in News Departments > Projects & Contracts
print the content item

Offshore Wind Force, a joint venture between Netherlands-based contractors Volker Stevin Offshore and Boskalis Offshore, has awarded U.K.-based FoundOcean a grouting contract for the West of Duddon Sands Offshore Wind Farm.

The project is being constructed by DONG Energy and ScottishPower Renewables in the east Irish Sea, approximately 14 km from Walney Island. It is located near an array of projects, including Walney I and II and the Ormonde Offshore Wind Farm, whose 31 jacket foundations were grouted by FoundOcean in 2010.

The 108 3.6 MW turbines will be housed on monopiles, which have been designed with rapid grouting in mind, FoundOcean explains. Fixed grout lines will be fabricated on the transition piece with flexible hoses extending to the turbine deck. FoundOcean will connect their grout hoses to the flexible hose at the deck level, and once grouting is complete, both sets of grout hoses will be detached.

FoundOcean will grout the foundations between May and November of this year using BASF’s Exagrout Masterflow 9500.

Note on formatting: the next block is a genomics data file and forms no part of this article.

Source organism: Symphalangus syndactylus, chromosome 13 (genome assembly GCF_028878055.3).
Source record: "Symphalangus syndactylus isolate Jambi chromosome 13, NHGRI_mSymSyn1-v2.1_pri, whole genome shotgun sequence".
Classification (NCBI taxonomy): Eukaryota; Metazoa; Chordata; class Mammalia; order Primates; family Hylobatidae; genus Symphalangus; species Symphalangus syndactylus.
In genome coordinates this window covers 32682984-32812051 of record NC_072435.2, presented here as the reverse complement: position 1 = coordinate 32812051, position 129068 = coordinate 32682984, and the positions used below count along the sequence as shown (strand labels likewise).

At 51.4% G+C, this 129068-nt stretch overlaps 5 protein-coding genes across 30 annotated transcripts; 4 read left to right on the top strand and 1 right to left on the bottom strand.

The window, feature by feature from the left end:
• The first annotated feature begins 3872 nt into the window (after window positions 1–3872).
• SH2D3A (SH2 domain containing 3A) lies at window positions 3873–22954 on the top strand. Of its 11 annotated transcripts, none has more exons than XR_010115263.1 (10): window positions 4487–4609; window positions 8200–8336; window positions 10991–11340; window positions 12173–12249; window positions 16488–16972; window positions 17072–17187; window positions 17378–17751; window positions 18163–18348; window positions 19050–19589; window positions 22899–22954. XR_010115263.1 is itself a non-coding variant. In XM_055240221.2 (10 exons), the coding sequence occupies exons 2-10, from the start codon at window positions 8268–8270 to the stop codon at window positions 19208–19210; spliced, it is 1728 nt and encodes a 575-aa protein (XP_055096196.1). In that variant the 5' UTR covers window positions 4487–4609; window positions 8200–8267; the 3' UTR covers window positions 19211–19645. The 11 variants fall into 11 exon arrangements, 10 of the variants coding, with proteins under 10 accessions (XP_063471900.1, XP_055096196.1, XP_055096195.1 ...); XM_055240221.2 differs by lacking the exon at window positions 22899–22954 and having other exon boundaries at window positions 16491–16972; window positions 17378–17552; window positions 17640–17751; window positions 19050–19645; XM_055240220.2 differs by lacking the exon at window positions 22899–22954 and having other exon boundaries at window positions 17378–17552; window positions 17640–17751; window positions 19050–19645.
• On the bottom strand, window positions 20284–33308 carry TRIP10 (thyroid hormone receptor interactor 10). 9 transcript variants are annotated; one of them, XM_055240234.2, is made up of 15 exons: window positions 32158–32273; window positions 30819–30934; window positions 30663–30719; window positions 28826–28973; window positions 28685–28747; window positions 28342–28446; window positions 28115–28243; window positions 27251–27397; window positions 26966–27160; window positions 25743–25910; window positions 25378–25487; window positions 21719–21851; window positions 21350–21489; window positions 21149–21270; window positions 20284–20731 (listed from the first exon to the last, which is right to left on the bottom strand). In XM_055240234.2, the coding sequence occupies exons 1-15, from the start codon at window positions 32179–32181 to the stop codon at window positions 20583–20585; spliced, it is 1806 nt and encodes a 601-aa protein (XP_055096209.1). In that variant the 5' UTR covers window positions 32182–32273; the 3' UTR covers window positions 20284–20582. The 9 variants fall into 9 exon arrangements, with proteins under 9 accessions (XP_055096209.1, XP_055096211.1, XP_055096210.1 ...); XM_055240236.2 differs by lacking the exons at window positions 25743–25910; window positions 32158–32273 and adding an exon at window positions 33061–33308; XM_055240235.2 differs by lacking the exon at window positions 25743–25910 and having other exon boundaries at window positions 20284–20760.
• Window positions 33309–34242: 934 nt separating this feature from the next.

Trachte Inc._id1770
Latest Top Stories

Why States Should Adopt A Renewable Portfolio Standard

A new study analyzes the potential benefits of state renewable energy mandates, as well as recommends what such policies should include.


Sen. Reid Vows To Bring Wind PTC To A Vote By Year's End

Nevada's senior senator provides some encouragement to wind industry advocates during his annual Clean Energy Summit.


Steadily, Wind Turbine OEMs Resume R&D Investment

An increased commitment to research and development will likely lead to wind energy innovation - not to mention a likely increase in patent-protected technology.


Quebec Government Postpones Wind Power RFP; No New Date Scheduled

The request for proposals (RFP) is part of an overall 800 MW wind power tranche that will serve as a bridge to the next phase in the province's energy future.


Setting The Record Straight: How Many Birds Do Wind Turbines Really Kill?

Several peer-reviewed studies are more or less in agreement with avian mortality rates caused by wind turbines. However, one study, which is wildly off from the others, is most often cited in the media. Why?

Canwea_id1984
Renewable NRG_id1934
Future Energy_id2008
UnitedEquip_id1995